NPR posted a story in which researchers at the Centre for Brain Science at the university of Essex decided to tackle why clusters of holes gave some people such an averse reaction.
Trypophobia isn't an actual phobia as designated by the Diagnostic and Statistical Manual of Mental Disorders. However, the definition leads one to believe that it could be. A phobia is an irrational fear of something and the sufferer will go to great lengths to avoid it. Trypophobia then could be catagorized as a repulsion. It's not something you would go out of your way to avoid like a tall building or speaking in public. Then again, you don't go looking for spiders, they tend to find you.
What the illustrated to me, however, is that there are more people than I'd thought who "suffer" from this interesting repulsion. (Do yourself a favor, don't Google images for "trypophobia." And if you do, I'll wait until you get back from ruining your day.) Sharing the NPR article, a friend immediately replied saying she wanted to tell me she had the same reaction, but she had to scroll the offending image out of site before she could type the response.
Turns out, there are a lot of people who have this reaction, but the thinking is also that if you don't immediately have it (by viewing just one image or seeing one thing in nature) then repeated viewing will give it to you. I've always had it. I have nightmares in which the pores on my face and arms becomes enlarged. This happened long before I knew about this categorized reaction. In fact, the first time I was really aware of it consciously was while watching Plymptoons on MTV way back in the day. I don't remember if it was Liquid Television that ran it, but whatever it was shocked me.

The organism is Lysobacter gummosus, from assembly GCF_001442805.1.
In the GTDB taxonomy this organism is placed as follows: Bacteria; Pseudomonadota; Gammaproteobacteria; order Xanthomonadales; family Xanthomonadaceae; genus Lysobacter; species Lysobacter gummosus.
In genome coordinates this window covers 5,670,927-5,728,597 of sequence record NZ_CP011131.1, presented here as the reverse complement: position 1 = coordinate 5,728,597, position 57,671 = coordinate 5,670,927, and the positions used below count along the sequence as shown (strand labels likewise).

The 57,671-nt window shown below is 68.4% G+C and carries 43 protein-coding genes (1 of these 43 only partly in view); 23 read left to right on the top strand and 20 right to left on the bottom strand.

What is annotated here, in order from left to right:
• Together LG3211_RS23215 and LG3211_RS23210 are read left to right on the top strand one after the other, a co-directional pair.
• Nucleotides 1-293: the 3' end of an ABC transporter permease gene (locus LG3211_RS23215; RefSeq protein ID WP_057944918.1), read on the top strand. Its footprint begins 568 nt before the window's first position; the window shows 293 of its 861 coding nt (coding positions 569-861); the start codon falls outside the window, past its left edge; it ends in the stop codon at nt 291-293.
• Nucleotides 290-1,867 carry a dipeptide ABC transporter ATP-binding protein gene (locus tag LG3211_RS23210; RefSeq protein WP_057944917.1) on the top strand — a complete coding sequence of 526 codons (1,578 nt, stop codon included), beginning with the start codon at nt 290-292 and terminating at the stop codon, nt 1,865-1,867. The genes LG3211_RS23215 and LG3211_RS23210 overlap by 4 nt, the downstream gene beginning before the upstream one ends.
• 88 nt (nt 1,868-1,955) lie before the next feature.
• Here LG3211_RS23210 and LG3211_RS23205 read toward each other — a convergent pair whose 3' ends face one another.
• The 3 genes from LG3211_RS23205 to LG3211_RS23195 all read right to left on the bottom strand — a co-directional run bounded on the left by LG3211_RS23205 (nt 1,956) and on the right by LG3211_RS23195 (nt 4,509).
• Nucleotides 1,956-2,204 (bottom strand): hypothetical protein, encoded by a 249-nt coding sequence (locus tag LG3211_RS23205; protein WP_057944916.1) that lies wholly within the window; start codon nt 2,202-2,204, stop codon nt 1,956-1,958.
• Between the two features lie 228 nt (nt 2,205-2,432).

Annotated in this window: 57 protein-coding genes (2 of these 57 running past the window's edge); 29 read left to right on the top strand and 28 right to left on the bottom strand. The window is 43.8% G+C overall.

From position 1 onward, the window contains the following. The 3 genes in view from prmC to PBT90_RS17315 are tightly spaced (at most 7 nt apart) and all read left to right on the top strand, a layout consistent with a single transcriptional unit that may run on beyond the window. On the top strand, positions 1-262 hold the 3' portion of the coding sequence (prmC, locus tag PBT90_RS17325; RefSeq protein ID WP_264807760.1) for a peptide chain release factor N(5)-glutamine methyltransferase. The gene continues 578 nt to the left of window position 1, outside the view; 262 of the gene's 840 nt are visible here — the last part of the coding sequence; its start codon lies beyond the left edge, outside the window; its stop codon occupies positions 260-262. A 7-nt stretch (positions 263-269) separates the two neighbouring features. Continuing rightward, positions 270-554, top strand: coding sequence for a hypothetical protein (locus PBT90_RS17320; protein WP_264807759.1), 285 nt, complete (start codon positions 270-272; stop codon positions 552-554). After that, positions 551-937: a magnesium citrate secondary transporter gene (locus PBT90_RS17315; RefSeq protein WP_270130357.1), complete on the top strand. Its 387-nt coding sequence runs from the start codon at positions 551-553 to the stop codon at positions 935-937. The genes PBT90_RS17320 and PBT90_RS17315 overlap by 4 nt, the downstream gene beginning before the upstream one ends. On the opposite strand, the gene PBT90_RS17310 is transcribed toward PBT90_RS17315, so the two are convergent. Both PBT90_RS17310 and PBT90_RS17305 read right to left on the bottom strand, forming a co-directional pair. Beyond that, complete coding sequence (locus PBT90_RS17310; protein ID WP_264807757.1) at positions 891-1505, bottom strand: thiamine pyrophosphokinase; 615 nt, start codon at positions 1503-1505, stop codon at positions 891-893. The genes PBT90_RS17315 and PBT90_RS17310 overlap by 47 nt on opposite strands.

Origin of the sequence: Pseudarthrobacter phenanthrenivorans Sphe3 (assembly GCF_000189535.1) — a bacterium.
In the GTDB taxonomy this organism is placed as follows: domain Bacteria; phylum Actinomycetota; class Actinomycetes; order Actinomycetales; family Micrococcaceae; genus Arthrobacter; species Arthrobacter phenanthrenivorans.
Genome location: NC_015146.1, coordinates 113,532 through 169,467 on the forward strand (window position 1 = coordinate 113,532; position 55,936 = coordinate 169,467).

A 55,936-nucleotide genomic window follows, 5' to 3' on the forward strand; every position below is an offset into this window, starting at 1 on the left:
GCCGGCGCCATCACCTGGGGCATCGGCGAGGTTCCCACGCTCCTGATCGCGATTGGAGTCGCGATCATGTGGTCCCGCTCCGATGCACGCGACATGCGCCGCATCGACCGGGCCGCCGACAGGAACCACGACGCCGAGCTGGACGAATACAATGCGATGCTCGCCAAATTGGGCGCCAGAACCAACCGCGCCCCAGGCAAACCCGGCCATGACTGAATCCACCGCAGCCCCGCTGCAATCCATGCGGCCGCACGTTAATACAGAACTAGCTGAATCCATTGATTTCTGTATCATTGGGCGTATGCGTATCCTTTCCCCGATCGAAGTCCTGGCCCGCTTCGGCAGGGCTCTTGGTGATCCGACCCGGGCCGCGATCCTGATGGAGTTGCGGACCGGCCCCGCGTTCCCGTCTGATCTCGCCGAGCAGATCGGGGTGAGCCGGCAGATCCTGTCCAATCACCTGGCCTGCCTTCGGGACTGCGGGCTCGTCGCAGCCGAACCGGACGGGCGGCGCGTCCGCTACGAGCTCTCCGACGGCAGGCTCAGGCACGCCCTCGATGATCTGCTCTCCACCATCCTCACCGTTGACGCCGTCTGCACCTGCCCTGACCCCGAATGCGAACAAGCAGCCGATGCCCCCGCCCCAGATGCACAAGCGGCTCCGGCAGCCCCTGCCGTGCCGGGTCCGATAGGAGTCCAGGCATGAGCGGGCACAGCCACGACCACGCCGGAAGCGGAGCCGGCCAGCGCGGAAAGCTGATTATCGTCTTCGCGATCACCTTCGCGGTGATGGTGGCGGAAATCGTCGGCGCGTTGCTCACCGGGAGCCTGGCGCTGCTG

The weird thing is, it's not clusters of spots. I'm okay with polka-dotes. And oddly I have no problem with honeycombs or even wasps nests or aerated ground. It just seems like clustered holes, maybe with the probability of things coming out of them that tends to send my skin crawling. The article posted made it seem that it's a latent fear of things that are poisonous. We may have run into animals marked this way or plants that looked like this. All I know is seeing lotus seeds make me want to reach back to between my shoulder blades and scratch really hard.
There is a positive angle to this, however. I think now I want to make a group of "phobia" designs for shirts or stickers. I think having cute cartoons with your given fear on a shirt would be a great conversation starter. It might help you get over your fears as well by confronting them. I don't know how I'm going to ever get past this. *shiver*
I hope you all have a good day now. Carry on.